Lethbridge Herald, The (Newspaper) - December 27, 1972, Lethbridge, Alberta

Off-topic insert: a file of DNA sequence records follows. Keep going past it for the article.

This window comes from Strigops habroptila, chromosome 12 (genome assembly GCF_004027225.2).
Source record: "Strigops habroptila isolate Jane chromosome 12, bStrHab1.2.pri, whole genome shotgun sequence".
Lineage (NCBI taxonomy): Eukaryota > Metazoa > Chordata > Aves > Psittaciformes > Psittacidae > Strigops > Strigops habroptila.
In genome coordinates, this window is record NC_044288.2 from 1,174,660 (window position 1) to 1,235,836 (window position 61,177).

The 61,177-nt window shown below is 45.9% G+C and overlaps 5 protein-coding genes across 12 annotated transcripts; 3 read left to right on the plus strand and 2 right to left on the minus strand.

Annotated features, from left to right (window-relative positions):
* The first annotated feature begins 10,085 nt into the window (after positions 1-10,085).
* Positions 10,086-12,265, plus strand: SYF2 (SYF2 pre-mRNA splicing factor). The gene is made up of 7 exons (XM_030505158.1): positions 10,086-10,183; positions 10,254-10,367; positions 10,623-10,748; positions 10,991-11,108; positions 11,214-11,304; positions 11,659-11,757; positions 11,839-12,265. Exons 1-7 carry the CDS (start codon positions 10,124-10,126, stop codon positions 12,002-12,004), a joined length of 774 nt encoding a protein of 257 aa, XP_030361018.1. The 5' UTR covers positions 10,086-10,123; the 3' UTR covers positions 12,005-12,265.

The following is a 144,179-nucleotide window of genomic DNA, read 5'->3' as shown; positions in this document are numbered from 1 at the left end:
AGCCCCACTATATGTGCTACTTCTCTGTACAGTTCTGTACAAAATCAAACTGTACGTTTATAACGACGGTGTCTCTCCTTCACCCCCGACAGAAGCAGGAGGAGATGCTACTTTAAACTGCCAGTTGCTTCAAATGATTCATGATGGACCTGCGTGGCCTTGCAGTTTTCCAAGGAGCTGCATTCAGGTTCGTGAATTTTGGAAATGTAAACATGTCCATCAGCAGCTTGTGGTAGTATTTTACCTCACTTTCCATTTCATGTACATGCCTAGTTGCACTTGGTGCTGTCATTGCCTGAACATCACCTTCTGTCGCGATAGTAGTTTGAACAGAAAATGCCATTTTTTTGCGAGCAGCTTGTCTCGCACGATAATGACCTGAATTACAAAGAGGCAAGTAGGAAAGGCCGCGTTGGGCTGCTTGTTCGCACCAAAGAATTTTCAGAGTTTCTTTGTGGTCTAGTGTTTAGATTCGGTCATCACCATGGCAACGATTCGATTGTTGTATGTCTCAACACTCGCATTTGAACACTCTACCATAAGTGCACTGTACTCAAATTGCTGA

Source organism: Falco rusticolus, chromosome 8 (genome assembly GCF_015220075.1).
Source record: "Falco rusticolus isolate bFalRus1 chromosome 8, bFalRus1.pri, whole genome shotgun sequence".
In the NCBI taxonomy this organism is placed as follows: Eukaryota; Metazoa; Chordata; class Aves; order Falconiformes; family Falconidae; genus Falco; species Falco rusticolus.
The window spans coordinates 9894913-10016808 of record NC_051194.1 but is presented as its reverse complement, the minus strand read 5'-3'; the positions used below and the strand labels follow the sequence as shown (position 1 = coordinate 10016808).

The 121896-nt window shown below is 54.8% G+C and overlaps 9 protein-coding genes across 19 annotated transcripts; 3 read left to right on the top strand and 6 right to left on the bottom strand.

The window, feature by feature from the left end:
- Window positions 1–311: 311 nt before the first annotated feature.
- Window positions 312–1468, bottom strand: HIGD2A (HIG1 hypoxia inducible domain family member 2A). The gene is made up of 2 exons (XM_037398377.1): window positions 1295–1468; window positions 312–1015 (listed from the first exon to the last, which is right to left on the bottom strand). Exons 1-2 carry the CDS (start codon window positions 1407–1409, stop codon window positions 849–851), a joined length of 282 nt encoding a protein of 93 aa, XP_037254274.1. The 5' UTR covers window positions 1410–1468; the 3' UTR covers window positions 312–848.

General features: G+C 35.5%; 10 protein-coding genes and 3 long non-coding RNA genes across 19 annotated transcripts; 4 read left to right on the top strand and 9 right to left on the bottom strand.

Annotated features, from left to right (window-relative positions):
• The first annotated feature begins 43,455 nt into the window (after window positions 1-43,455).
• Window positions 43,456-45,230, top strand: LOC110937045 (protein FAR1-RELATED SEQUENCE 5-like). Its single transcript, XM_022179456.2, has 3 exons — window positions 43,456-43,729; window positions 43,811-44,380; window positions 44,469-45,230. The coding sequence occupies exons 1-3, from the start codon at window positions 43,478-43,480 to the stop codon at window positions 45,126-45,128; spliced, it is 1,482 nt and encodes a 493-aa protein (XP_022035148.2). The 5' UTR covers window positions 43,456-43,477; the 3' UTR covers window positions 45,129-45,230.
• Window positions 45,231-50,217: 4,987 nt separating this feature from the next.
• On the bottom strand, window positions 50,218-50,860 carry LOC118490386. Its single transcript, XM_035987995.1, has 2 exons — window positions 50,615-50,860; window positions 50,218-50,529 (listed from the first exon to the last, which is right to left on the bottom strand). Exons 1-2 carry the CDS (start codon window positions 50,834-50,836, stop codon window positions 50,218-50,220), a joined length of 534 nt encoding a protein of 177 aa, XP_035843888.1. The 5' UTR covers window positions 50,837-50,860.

V, If 72 THf LlTHtMDGE HKA1D Death claimed Smoking effects on health may be over-rated-scwntist famous citizens By THE CANADIAN PRESS Canada lost through death in 1972 some links with her historic past Jean Montgomerie-Eell died in Calgacy Jan. 28 at the age of 85. She was the last surviv- ing child of CoL James F. Ma- cLeod who in 1374 established Fort MacLeod in Alberta, first outpost of constituted author- ity in the West He was then an assistant commissioner of the North West Mounted Po- lice which became the RCMP, now about to celebrate its centennial. CoL R. S. McLaughtin, who died in Oshawa, Ont., Jan. 6 at the age of 100, virtually presided over Canada's tran- sition from the days of the borse-cart to the automobile. In his century of life he seen a small carriage shop ia Dur- ham County in Ontario blos- som into the -great General Motors of Canada industry in Oshawa producing cars a year. CoL Sam, as he was known, was the country's automotive pioneer. WON SCIENCE FAME Death took some others who won world fame for Canada. One was J. Allen Harris, who died at the age of 72, He was renowned as discoverer of the element jTlininm. Dr. Colin MacLeod died in Britain at the age of 62. He discovered in 1944 that code by which living cells reproduce the prime de- terminant of heredity. Jack Grast won the Diamond Sculls at Henley in Britain in 1930, died in To- ronto at the age of 66. George Young, only swimmer to com- plete the 22-miie marathon be- tween Catalina Island apd the California mainland, died in Niagara FaEs, Ont., at 63. In 3950 he was named Canadian swimmer of toe baif-ceatury in a poll conducted by The Canadian Press. Some were figures who flashed briefly into the news. Michael Borys won a historic legal battle'against Imperial Oil aad Canadian Pacific Rail- way over natural gas rights on" bis property at Leduc, He died in Edmonton at 67. Charlie Cbow ran a Chinese restaurant in North- ern Ontario. When be died in Kirkland Lake at it was shown that wise investments fogd made a mIDiQBaire. WERE POWERFUL MEN A wielded considerable power. Frank Fall, chief ne- gotiator during 1S47-65 for all rail workers except those op- erating trains, died at 73. He won improvements in working conditions for raflyray inea led them through a bitter, 11-tiav countrywide strike ia 1950.' Robert A. Jr.. vrbo beaded the last of Canada's big oil firms, died at 57. He con- trolled the isige Hoiae OIL Co. which entered political contro- versy vrben fee federal gov- ernment successfully blocked its proposed sale to American interests. It was finally taken over by ConsiEners Gas of Canada in 1971. The business world lost Henry Natfaseson, 81. pioneer b tfae Canadian motion pic- ture business, aad F. William Nicks. 65. chairman sad chief executive officer of tie Bank of Nova 7ectia- George Mar- well f BeH, chairman of FP Publications Ltd., died at the age of 59. In journalism and broad- casting there was Herve Slajor. 74, who bad been edi- They gave FoDowing Is a list of those who bave made donations to the Lethfcridge Herald's Help- ing Handful Fond on behalf of the Unitarian Service Com- mittee of Canada and the of Korea. Paps, Arxxiymoos. brttitrisge Wifiiem Crow Chili Jr., I.W l.K J.3C Mr. and Mrs. E, J Graf end family, Mr. Mercer, Keren, Lori, Jen AutJrty D. Pisfocr.. Mo. 3 Fire St "Carolltrj 4" P. Lethbfdge Ancnymcys, Eric tccse, Otto Fritz, Kirrt on family, se -s. J. M. HoUor i.Vi 5.GQ 5.05 .5.00 i.CC 5.00 1Z.OO Mr. JG.03 is.oo lr. of Joftn M. 23.00 Aioriymcus, 25.CC !ri rr.errvcry of Jim iS.GO Raymond 4-H Clu'o No. 2242, tor-in-chief and managing edi- tor of Montreal La Presse. He was president of The Cana- dian Press, Canada's national news-gathering co-operative, during 1950-51. Elmer Ferguson, dean of Canadian sports writers, died at 87. He wrote a sports col- umn far Montreal Star and before that was sports editor of the now-defunct Montreal Herald. The of arts and letters lost Alan H. Jarvis, sculptor and historian, who died at 57. He bad once been director of the National Gallery of Can- ada and left that post amid controversy. Deaths among the ctergy in- cluded that of Rev. Ian Bur- nett, 66, the Presbyterian min- ister who baptized Prjjcess Margriet after the chfld was bom to Princess Juliana, now queen of the Netherlands, ia wartime Ottawa. Most Rev. John Dixon, for- mer archbishop ot Montreal and metropolitan of Canada, died at 84. Most Bev. Joseph A, O'Sullivan, fccmer Roman Catholic archbishop of Kingston, died at 35. Very Rev. James A-.Munro, former moderator of the United Church, was 72 when he died. F. Philippe Brais, who died at 77, was one of Canada's most famous lawyers. He had once been Liberal leader in the Quebec legislative council which was abolished in 1963. Marcel Faribacll, lawyer, au- thor aad Conservative coosti- tutiocal expert, was 63. One of the country's most popular entertainers was Charlie Chamberiain, sinper with the Don Messer TV show, who was 61 when he died. Denny Vaughaa, musi- cian aad orchestra leader and well known on TV, was 50 when he died Norman McKIbbin, 83, had long been out of the entertain- ment field when he died at 83 but he was best known as pro- mote? of the Dumbells, the vaudeville troupe took their acts and skits from the battlefields of the First World War to the stage at home in Canada, In sport, Dr. George H. Campbell was Canada's oldest living Olympic fold medallist when he died at 94. Death also daimed two foot- ball veterans. Dr. Thomas C. Clark, who played in the 1912 Grey Cup football game and was dean of Hamilton pedia- tricians. was Wwhea he died Dr. Harry L. Batstone, 72. was one the original mem- bers of the Canadian Football of Fame. EDI Duman, six times win- ner of the Veaca Trophy as best goalie in the National Hockey league and player for seven seasons with Montreal Canadi-ens. died at 57. Doug Bent ley, member of the Hockey Hall of Fame, died at 56. Walter Erooa, once a goalie with Toronto Maple Leafs, was 53 at his death. Pattern 7246 Br JEFF CARRUTHERS Herald Ottawa Bnreaa WASHINGTON Studies on the effects of smoking on health are designed so that they over- estimate the effects of smoking on health, a British Columbia duce industrial exposures of their employees to con- taminants. He also suggested that this emphasis on effects of smoking could conceivably pre- vent some industrial workers Tom collecting compensation on fytann, JMIUMJ i statistics expert suggested here 1 for job-related health problems Wednesday 'at the 139th an- nual meeting of the American Association for the Advance- ment of Scaeoce, "Studies on the effects of air pottutaits are so designed they tend to underplay the effects of industrial or air pollutants on Tbeodor D. Sterling, professor of computer science at Simon Fraser University, added in a scientific paper on statistical problems associated with environmental studies. To acVJ to the problems, Prof. Sterling claimed that "almost all parties" revolved in feese areas of research, government and private re- searching centres, have been withholding important data. In Eght of these problems, he concluded that "it is difficult to justify any but the most tenta- tive conclusions concerning the relative role of pollution and smoking." Prof. Sterling feels that too much of the blame for disease such as lung cancer has been placed on cigarette smoking and perhaps not enough on the effects associated with indus- trial exposure to con- taminants, for example. During a brief news confer- ence here Tuesday, he noted 1 that it is a lot easer to tell per- sons to stop smoking than_it would be to have industries change their operations, to re- just because they also are heavy smokers. Prof. Sterling, who moved to Canada from the U.S. about six months ago and who admitted he has received some research these investigations "are unsuit- able for deriving estimates that have generality to all." In addition, he suggested that a large number of individuals who stop smoking are actually light smokers. "To a statistician, It would appear that the decline of mor- tality among former smokers is due to the fact that they are the healthier segment of the popu- lation if anything could be concluded at aH from such a funds from the tobacco ected and stitute, suggested there are ma- jor statistical problems associ- ated with leading scientific studies that are supposed to link cigarette smoking with in- creased incidence of lung can- cer. Basically, he said that the population groups studied in sample." He said the shortcomings with respect to the selection of can- didates for the studies are com- mon to American, British and Canadian studies on the effects of smoking on health. which reveals that mortality among Japanese smokers and non-smokers was largely the same. In fact, during part of the study, smokers died at a lesser rate than the non- smokers. The Japanese study involved attempting to collect data on all individuals older than 40 years of age living in particular dis- tricts, rather than choosing vol- unteer subjects or trying to se- m lect representative samples of 'biased itjie general population, which jProf. Sterling suggested often turn out to be non-representa- tive. On the other side of the coin, Prof. Sterling said it appears to be crucial importance to as- sess the connection between oc Prof. Sterling quoted results 1 cupational exposure and smok- from a recent Japanese .study connection he feels has been under stressed. "Most groups of industrial workers (such as asbestos, Inline or mill workers) heavily exposed to irritating and fumes also are heavy smokers. "It may not be true that the incidence of smoking is inde- pendent of the occupational ex- posure of he said. "To what extent does intense exposure to irritating dust and fumes predispose and individual !to smoke or, if he smokes, to smoke He noted in a footnote that "since 90 per cent of chronic i obstructive pulmonary disease and 95 per cent of lung cancer have been attributed to smok- ing, it may not be unlikely that a workers' compensation claim may be denied if he happens to smoke." He argued that industrial workers, by the very fact they can continue to stay healthy enough to hold their jobs tinder often times more hazardous en- vironments, tend to be healthier ithan members of the general population. As a result, pollu- tion studies, especially in- (volving industrial workers, "art i seldom interpreted j Steel workers, for example, ihave a lung cancer incidence 12.5 times as great as members jof the general population. But since steel workers may be less susceptible to disease than the general population and 2.5 times increase in lung cancer rate may seriously uader- estiraate the actual effect of tht occupational environment on jsteel -workers lung disease, iProf. Sterling suggested. heads Ladies TABER (HNS) Mrs. Alice Long -win head up the Ladies of Kiwanis for the next year. She was mstafled as presi- dent at the 1972 charter eight dinner. It was held in the com- Enmitv centre Blue Room by Kiwanlan Cave Starling of Med- icice Hat. A president's pin was presented to Mrs. Long. Past president Mrs. Wilma Barany received from presi- deot Long in return for the gavel, an engraved salver plate in recognition of two years in the chair. Present for the Chinese din- ner arranged by Mrs. Laura KUback and Mrs. Diane Shim- bssM were the husbands of the j ladies. _ A mystery prize, a Christmas I centre piece, was won by .Mrs. j George Ikebuchi during a short program of entertainment sad light refreshment. TOTAL TO DAT! i Fluid dolman sleeves accent this sleek shaping. NEW! Contrast shell stitch stripes point up fashionable dolman sleeves. Crochet dress i in simple pattern stitch of mo- hair or sport yarn. Pattern S 7246: sizes 8-12 included. SEVENTY-FIVE CENTS for ieach pattern cash, cheque i or money order. Add 15 cents ifor pattern for first-class mailing and special handling to Alice Brooks, care of Print plainly PATTERN NUM- i BER, NAME. ADDRESS. THE LETHBRIDGE HERALD i Readers Mail Limited 60 Front Street West Toronto 1, Ontario Here's split second dress- ing at its smartest! Button up arxi' take off for town, week- ends, everywhere in this softly yoked shape. Send. Printed Pattern 4515: NEW Misses' Sizes 3, 10. 12, 14, 16, 13. Size 12 (bust 34) takes Y-k yards 60-inch fabric. SEVENTY FIVE CENTS in coins (no stamps, please) for each 15 cents for each pattern for first-class mailing and special handling. Print plainly SIZE, NAME, I ADDRESS, STYLE NUMBER- Send order to ANNE ADAMS, care of ANNE ADAMS, 60 Front St. W., Toronto Print plainly PATTERN NUM- BER, YOUR NAME AND AD- DRESS, and the name of the Lethbridge Herald. DO NOT fead it to Herald. that's us! YOUR LOCAL INDEPENDENT GROCER MIHALIK S 642 13th Street North Phone 328-5742 W. flit light FREE CITY DEUVERY To limit Qucnjiiies. ON LARGE ORDERS WE RESERVE THE RIGHT TO LIMIT QUANTITIES PRICES IN EFFECT DECEMBER 28th, 29th and 30th. 7Q0 Maxwell House...............1-lb. pkg. f Qr 1.00 fer 1 PLUS DEPOSIT Tomato Soup tOla Cariton bottle Mild Cheddar Cheese Margarine Top Vaiu......Mb. pkg. o for snverwoods, 3 pt. Mayfair Foods Meats Canada Choice Canada Good "We Invite You To Try Our Meats The Best In Town" "We will cut our meats to suit your requirements'' Tomato Juice Heinz fancy 48-oz.- tin for 1-00 A_JL Wue Mountain crushed, M if QQ Pineapple w Ginger Ale wie 1 w PLUS DEPOSIT MIX NUtS Aloha, V.P............ pkg. 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Qw Coke Farm 13-ci. pkg. 69 Froser Vol. KING SIZE FAB PLUS 20c COUPON INSIDE (bods STORE HOURS: Men., Sat. a.m. til! p.m. Thurulay ond Friday a.m. te p.m.